Texas Muslim Teen Arrested For Bringing A Homemade Clock To School

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14-year-old Ahmed Mohamed was detained, interrogated and suspended from school all because he designed a homemade clock to impress his teachers.

Ahmed Mohamed

Islamophobia is well and alive in the United States. Every Muslim is regarded as a threat – whether it’s an old man with a beard or a young, bright student with an avid interest in science.

Case in point: a teenage Muslim robotics fan, who loves tinkering with electronics and likes to design radios, was handcuffed and taken to a juvenile detention center because his high school teachers thought his homemade alarm clock looked like a bomb.

Ahmed Mohamed, resident of Irving, Texas, wanted to make an impression on one of his teachers at MacArthur High, so he threw together quick invention in 20 minutes the night before school. The device consisted of a circuit board with power supply wired to a digital display, and strapped inside a pencil case.

However, to his utter disappointment, the ninth-grader did not get a good reaction from his engineering teacher, who advised him to not show his device to anyone else. Things got even worse when his clock was confiscated during English class because the alarm started beeping.

“[The teacher] was like, it looks like a bomb,” Mohamed told the Dallas News.

Later that day the 14-year-old was escorted out of class by the principal, who had called in the police. Five officers interrogated the kid about his intentions and why he brought the device to school – with one exclaiming “Yup. That’s who I thought it was” when he looked at the brown-skinned boy.

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Though when the student maintained it was only a clock, they marched him out of the school like a criminal in handcuffs and took him to a juvenile detention center to take his fingerprints – even though they had no evidence that the kid had actually attempted to make a hoax bomb.

“I tried making a phone call to my father. They said, ‘You’re in the middle of an interrogation, you can’t have a phone call,'” Mohamed recalled. “I really don’t think it’s fair because I brought something to school that wasn’t a threat to anyone. I didn’t do anything wrong. I just showed my teachers something and I end up being arrested later that day.”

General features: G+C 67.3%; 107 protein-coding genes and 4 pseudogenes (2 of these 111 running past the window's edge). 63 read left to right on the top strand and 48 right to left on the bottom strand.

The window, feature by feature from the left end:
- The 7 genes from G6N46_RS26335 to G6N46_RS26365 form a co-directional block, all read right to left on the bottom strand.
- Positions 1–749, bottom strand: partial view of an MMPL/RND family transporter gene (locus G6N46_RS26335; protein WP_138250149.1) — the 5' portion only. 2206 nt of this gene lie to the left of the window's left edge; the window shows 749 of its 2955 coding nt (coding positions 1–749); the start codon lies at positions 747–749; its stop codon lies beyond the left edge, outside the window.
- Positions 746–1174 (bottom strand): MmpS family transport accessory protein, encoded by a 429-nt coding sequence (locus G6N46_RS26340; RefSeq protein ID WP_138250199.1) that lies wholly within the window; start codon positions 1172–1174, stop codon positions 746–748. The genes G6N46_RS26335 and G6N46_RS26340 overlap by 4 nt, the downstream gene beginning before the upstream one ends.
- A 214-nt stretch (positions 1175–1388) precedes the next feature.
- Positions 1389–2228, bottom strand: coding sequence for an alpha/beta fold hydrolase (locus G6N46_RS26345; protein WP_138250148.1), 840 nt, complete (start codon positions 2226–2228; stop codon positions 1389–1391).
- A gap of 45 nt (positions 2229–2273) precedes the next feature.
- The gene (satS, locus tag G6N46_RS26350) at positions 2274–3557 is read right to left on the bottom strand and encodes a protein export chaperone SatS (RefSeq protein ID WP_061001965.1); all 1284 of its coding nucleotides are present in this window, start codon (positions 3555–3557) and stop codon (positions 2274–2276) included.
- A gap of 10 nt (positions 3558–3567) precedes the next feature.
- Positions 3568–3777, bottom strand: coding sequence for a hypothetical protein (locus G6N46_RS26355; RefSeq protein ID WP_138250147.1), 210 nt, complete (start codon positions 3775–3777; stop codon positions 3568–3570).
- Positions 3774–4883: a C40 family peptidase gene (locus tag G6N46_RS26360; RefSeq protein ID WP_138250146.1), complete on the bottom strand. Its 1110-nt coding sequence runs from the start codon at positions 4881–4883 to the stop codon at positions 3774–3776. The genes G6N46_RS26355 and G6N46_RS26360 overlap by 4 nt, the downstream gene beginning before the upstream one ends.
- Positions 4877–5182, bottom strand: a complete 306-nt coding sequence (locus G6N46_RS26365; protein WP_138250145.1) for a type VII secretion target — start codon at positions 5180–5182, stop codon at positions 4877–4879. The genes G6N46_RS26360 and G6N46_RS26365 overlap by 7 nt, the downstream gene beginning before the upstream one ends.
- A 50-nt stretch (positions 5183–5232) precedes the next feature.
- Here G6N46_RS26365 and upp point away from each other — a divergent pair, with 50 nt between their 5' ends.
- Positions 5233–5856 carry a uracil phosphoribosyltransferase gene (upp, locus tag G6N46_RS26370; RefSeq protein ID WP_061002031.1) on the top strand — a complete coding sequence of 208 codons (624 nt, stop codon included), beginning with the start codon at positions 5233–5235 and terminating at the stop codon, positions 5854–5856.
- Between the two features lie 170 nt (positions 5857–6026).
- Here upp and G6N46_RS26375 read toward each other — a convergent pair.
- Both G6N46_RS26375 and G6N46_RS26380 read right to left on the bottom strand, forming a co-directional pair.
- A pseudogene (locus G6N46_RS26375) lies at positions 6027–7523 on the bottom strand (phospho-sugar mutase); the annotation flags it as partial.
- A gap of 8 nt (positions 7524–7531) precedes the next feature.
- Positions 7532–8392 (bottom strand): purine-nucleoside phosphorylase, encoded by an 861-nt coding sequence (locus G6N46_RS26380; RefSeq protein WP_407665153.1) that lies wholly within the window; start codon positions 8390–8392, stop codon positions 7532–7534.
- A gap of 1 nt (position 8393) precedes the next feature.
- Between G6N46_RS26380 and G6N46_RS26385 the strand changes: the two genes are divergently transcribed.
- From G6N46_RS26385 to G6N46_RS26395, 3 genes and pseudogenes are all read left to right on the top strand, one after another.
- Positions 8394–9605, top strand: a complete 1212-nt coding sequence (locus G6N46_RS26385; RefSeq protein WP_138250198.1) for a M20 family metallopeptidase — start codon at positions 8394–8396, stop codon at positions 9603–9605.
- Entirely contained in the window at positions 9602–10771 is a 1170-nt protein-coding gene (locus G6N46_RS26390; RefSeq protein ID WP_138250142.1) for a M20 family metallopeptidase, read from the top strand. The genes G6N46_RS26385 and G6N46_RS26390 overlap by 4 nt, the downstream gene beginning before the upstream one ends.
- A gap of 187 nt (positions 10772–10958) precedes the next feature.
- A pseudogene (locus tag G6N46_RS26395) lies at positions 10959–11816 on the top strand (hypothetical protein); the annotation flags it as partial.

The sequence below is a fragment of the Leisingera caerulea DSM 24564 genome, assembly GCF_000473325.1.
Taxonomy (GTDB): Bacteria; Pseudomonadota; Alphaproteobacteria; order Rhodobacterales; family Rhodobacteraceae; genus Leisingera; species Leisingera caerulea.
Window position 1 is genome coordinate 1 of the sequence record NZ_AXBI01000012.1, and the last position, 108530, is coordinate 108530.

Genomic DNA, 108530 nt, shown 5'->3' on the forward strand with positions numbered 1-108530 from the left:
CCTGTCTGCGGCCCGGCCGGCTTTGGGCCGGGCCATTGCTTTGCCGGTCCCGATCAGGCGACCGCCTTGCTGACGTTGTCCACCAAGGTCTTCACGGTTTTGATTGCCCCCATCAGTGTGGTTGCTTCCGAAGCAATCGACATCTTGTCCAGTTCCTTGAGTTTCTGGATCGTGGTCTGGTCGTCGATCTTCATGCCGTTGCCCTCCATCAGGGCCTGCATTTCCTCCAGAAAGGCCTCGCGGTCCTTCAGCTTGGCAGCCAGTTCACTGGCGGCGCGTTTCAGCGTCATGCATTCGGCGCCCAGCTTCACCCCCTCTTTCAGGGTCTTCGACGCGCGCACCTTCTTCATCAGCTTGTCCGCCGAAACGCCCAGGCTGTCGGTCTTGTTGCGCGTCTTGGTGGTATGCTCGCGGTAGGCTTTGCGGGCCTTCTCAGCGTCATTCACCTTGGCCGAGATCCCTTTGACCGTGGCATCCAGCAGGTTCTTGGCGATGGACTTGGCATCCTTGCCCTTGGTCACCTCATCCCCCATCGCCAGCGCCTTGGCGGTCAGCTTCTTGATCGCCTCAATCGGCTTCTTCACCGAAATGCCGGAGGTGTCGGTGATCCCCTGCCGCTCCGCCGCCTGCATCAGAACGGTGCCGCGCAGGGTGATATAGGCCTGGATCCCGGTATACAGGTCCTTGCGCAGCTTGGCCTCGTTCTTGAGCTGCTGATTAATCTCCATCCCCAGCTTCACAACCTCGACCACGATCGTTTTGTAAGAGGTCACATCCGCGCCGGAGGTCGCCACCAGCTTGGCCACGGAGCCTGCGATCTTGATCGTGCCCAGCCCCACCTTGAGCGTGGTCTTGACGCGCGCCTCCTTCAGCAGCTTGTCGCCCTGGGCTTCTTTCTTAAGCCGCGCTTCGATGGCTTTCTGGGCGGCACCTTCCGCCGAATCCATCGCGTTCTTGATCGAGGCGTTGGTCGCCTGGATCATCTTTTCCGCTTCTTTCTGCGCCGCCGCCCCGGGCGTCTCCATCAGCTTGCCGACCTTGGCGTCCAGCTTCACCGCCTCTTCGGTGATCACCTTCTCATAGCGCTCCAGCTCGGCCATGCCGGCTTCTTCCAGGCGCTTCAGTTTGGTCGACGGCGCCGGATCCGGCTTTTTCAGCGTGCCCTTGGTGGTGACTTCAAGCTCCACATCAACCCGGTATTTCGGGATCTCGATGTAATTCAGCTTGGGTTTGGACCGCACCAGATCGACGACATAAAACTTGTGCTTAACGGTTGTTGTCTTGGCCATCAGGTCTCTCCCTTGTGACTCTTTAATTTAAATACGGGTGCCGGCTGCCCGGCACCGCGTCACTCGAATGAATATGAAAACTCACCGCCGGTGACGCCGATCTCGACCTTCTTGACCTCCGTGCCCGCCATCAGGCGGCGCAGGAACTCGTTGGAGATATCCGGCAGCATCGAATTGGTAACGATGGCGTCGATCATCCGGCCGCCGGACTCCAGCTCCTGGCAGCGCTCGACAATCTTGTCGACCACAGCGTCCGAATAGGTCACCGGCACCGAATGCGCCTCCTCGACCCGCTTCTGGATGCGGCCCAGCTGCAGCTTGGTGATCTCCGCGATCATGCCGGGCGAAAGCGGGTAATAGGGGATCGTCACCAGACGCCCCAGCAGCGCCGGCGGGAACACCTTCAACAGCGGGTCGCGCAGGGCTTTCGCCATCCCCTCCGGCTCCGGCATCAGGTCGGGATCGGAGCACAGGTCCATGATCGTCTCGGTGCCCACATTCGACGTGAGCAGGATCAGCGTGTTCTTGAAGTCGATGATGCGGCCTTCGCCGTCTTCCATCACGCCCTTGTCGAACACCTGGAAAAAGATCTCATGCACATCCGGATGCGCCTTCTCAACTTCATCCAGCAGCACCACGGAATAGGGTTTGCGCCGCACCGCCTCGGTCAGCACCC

Fortunately, he wasn’t sent to jail. The police released Mohamed to his parents shortly after taking his fingerprints. Mohamed's parents say their son’s ethnicity and religion may have been a factor.

“He just wants to invent good things for mankind,” said the boy’s father, Mohamed Elhassan Mohamed, who emigrated to the U.S. from Sudan. “But because his name is Mohamed and because of Sept. 11, I think my son got mistreated.”

Ahmed Mohamed, homemade clock

Mohamed was suspended from school and could still face charges – because having an interest in electronics while being a Muslim is apparently a crime.

Mohamed’s story has also caught attention of the Council for American-Islamic Relations, which consider this abuse an act of Islamophobia.

“I think this wouldn’t even be a question if his name wasn't Ahmed Mohamed,” said Alia Salem from the Dallas chapter of CAIR. “He is an excited kid who is very bright and wants to share it with his teachers.”

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Of course, social media exploded after Mohamed’s story got out:

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